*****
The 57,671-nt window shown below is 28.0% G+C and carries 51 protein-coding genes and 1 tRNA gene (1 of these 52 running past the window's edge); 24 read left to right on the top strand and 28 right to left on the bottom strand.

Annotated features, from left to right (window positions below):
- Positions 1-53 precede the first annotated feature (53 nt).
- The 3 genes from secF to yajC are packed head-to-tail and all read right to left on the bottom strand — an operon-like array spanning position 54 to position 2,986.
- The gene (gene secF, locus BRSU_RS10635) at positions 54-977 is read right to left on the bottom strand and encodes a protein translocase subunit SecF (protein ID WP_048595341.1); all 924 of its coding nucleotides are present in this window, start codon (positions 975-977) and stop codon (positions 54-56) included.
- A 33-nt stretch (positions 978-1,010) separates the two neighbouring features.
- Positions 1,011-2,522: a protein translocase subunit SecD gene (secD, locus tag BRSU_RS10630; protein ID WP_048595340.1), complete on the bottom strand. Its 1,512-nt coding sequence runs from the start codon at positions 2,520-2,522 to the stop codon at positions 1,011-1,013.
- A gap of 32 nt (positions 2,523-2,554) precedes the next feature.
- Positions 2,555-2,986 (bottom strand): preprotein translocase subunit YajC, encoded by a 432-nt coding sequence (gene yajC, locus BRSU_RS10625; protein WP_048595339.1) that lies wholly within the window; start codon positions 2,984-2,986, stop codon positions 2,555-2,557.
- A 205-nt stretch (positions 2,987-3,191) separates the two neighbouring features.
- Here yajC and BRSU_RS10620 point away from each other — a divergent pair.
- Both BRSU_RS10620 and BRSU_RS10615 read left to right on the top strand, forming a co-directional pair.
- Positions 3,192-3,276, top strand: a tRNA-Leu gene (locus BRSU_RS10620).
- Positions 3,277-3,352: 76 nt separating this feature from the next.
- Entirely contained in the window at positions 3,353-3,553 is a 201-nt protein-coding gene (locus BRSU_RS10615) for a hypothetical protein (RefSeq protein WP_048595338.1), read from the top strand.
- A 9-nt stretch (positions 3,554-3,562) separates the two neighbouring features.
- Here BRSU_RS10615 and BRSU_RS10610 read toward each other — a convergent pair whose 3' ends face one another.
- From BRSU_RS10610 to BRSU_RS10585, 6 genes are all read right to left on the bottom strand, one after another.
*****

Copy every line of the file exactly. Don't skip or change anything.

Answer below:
The 57,671-nt window shown below is 28.0% G+C and carries 51 protein-coding genes and 1 tRNA gene (1 of these 52 running past the window's edge); 24 read left to right on the top strand and 28 right to left on the bottom strand.

Annotated features, from left to right (window positions below):
- Positions 1-53 precede the first annotated feature (53 nt).
- The 3 genes from secF to yajC are packed head-to-tail and all read right to left on the bottom strand — an operon-like array spanning position 54 to position 2,986.
- The gene (gene secF, locus BRSU_RS10635) at positions 54-977 is read right to left on the bottom strand and encodes a protein translocase subunit SecF (protein ID WP_048595341.1); all 924 of its coding nucleotides are present in this window, start codon (positions 975-977) and stop codon (positions 54-56) included.
- A 33-nt stretch (positions 978-1,010) separates the two neighbouring features.
- Positions 1,011-2,522: a protein translocase subunit SecD gene (secD, locus tag BRSU_RS10630; protein ID WP_048595340.1), complete on the bottom strand. Its 1,512-nt coding sequence runs from the start codon at positions 2,520-2,522 to the stop codon at positions 1,011-1,013.
- A gap of 32 nt (positions 2,523-2,554) precedes the next feature.
- Positions 2,555-2,986 (bottom strand): preprotein translocase subunit YajC, encoded by a 432-nt coding sequence (gene yajC, locus BRSU_RS10625; protein WP_048595339.1) that lies wholly within the window; start codon positions 2,984-2,986, stop codon positions 2,555-2,557.
- A 205-nt stretch (positions 2,987-3,191) separates the two neighbouring features.
- Here yajC and BRSU_RS10620 point away from each other — a divergent pair.
- Both BRSU_RS10620 and BRSU_RS10615 read left to right on the top strand, forming a co-directional pair.
- Positions 3,192-3,276, top strand: a tRNA-Leu gene (locus BRSU_RS10620).
- Positions 3,277-3,352: 76 nt separating this feature from the next.
- Entirely contained in the window at positions 3,353-3,553 is a 201-nt protein-coding gene (locus BRSU_RS10615) for a hypothetical protein (RefSeq protein WP_048595338.1), read from the top strand.
- A 9-nt stretch (positions 3,554-3,562) separates the two neighbouring features.
- Here BRSU_RS10615 and BRSU_RS10610 read toward each other — a convergent pair whose 3' ends face one another.
- From BRSU_RS10610 to BRSU_RS10585, 6 genes are all read right to left on the bottom strand, one after another.